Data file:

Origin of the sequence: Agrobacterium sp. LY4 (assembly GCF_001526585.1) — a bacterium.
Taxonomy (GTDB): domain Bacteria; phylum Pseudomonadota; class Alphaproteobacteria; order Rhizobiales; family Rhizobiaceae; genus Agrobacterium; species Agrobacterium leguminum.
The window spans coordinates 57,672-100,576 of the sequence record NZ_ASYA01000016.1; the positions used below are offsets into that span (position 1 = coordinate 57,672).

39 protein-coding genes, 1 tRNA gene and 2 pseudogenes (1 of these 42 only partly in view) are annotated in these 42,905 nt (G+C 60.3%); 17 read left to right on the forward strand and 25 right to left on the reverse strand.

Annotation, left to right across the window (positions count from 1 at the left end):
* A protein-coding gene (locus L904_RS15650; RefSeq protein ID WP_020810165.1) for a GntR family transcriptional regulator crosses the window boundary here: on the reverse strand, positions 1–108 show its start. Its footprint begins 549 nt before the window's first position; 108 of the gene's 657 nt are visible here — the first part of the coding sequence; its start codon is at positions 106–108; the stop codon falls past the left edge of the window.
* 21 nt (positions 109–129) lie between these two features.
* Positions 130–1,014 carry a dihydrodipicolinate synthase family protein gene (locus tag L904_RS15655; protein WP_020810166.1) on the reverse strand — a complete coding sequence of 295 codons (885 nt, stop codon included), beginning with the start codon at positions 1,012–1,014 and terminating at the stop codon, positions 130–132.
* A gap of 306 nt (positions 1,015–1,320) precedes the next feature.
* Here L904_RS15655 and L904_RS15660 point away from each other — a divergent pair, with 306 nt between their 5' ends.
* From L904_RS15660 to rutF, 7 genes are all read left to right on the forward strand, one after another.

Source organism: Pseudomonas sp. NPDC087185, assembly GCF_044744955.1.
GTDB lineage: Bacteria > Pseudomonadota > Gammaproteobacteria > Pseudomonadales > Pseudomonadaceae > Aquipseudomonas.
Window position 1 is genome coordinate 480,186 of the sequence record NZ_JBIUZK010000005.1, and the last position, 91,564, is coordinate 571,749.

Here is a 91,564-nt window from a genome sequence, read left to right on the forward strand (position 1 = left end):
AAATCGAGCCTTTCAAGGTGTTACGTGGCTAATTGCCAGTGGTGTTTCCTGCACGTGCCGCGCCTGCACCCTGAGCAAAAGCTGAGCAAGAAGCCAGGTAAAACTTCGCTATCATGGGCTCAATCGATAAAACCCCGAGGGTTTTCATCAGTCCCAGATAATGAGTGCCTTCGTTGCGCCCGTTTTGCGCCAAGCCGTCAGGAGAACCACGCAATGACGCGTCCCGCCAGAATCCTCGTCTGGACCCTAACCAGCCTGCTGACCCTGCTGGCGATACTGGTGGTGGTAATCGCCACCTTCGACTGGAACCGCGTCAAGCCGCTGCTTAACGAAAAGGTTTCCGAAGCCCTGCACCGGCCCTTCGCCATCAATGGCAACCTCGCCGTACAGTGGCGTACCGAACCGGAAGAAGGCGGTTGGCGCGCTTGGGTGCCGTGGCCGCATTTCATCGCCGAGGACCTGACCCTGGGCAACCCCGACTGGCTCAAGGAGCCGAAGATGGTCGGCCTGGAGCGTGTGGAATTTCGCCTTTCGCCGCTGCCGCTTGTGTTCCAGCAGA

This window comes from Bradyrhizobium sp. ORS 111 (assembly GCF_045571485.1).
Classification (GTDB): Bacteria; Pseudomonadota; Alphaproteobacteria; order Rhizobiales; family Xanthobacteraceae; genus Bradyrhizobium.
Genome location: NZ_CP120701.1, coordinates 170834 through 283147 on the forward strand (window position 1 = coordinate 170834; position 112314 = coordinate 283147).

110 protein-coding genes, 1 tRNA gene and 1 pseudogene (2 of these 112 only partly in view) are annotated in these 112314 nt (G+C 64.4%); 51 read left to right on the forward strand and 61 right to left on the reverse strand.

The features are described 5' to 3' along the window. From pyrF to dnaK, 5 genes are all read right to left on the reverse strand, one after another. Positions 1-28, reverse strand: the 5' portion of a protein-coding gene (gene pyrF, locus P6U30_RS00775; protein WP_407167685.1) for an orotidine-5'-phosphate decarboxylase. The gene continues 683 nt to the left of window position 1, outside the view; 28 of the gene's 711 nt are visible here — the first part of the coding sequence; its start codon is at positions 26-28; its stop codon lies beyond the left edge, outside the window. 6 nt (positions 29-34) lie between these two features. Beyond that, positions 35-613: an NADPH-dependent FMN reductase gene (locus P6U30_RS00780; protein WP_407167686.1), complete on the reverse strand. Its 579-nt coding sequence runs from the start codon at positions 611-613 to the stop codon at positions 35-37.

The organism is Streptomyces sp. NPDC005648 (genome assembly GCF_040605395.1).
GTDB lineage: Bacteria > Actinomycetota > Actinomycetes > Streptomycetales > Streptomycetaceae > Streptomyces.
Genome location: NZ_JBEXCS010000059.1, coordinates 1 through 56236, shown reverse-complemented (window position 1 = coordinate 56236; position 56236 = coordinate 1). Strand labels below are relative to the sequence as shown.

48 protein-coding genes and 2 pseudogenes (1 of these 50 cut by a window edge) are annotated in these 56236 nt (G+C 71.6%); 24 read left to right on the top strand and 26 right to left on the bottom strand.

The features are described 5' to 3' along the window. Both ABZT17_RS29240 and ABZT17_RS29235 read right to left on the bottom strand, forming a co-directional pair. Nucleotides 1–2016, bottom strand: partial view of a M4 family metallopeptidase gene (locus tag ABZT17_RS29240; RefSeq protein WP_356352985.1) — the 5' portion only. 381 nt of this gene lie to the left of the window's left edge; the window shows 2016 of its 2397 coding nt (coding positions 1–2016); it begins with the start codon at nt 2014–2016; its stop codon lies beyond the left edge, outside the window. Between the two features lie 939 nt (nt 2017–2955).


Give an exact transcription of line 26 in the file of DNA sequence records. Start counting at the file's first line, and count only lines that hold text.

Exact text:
The features are described 5' to 3' along the window. Both ABZT17_RS29240 and ABZT17_RS29235 read right to left on the bottom strand, forming a co-directional pair. Nucleotides 1–2016, bottom strand: partial view of a M4 family metallopeptidase gene (locus tag ABZT17_RS29240; RefSeq protein WP_356352985.1) — the 5' portion only. 381 nt of this gene lie to the left of the window's left edge; the window shows 2016 of its 2397 coding nt (coding positions 1–2016); it begins with the start codon at nt 2014–2016; its stop codon lies beyond the left edge, outside the window. Between the two features lie 939 nt (nt 2017–2955).